ROBIN - December 2020
Christmas is not going to be the same this year, but some things remain the same, like our constant friend throughout the seasons, the nation's favourite bird, the iconic Robin. At around 14cm in length and weighing just 18g, these birds are brown with white bellies and red breasts, the males and females are practically identical. The Robin is a member of the thrush family and is also a relative of other garden favourites, the Blackbird and the sadly declining Nightingale. Robins can be seen in parks, gardens, scrubland and woodland throughout the year but at this time of year become more visible and audible. As soon as Robin chicks come of age, it is every Robin for themselves. Males and females defend territories outside mating season, unusually with both performing the autumn and winter song.
Also known as Robin Redbreast, it may look beautiful but can be a real bully! The Robin will fight with incredible ferocity to defend its territory and may fight another Robin to the death, especially if that involves a well stocked bird feeder! The Robin's diet is varied and is likely to change throughout the year depending on availability, food stuff includes insects, spiders, worms, seeds, fruit and berries. When our island was a forest the Robin would have likely followed the wild boar around and fed from the unearthed worms in the boars' wake, this behaviour has been adapted to them becoming our ‘garden friend.’ They often perch nearby waiting for gardeners to disturb the soil and will swoop in for the easy meal. Sadly the recovery of ringed birds has indicated that the most common cause of premature death in Robins is being killed by domesticated cats.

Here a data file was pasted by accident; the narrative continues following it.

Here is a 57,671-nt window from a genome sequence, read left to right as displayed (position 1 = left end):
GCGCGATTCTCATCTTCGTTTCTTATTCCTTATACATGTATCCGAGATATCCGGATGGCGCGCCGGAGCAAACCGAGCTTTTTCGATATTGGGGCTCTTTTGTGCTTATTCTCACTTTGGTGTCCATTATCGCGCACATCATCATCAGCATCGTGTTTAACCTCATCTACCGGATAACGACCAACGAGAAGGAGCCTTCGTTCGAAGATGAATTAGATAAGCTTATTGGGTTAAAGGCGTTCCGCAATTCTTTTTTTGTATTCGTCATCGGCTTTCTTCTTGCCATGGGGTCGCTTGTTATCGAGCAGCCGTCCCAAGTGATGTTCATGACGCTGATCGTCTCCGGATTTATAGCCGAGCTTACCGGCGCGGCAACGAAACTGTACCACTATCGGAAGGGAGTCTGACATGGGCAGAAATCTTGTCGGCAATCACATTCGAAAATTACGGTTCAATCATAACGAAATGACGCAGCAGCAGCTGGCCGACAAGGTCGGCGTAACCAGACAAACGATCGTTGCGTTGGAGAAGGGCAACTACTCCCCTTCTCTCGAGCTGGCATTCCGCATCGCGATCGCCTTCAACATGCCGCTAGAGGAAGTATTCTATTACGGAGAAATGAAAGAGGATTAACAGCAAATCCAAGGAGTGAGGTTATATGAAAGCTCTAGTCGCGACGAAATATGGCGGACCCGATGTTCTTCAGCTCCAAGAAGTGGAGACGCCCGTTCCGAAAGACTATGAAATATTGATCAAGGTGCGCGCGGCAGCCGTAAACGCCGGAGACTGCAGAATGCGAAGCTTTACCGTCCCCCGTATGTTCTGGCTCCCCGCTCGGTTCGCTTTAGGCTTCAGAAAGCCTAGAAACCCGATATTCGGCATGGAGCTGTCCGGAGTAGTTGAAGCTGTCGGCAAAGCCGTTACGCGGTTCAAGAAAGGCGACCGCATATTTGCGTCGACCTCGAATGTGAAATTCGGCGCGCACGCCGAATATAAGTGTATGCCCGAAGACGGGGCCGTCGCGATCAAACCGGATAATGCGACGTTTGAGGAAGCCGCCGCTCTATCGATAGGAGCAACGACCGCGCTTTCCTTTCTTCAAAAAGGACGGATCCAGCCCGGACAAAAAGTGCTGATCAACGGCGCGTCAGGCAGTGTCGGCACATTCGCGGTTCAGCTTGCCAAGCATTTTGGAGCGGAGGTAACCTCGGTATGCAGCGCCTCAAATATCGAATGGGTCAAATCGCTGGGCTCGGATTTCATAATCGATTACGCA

Robins have been associated with Christmas since Victorian times. It is thought that their appearance on Christmas cards was inspired by Victorian postmen who were known as Robin Red Breasts due to their red waistcoats. The Victorians were responsible for some fantastic wildlife discoveries and exploration, but also of some awful wildlife crimes like when Robin skins became popular as decorative features of ladies’ hats! Each robin has a unique breast pattern, and can (with difficulty) be recognised individually. And as for the colour, there are a number of origin myths explaining how the Robin got its red breast. Some legends say that the Robin was entirely brown, but was stained by the blood of Jesus as he was dying on the cross. The robin is said to have picked out the thorns of his crown, or to have sung a comforting tune in Jesus’ final moments. Other tales describe how the robin brought food to the souls in purgatory and its breast was scorched by the flames.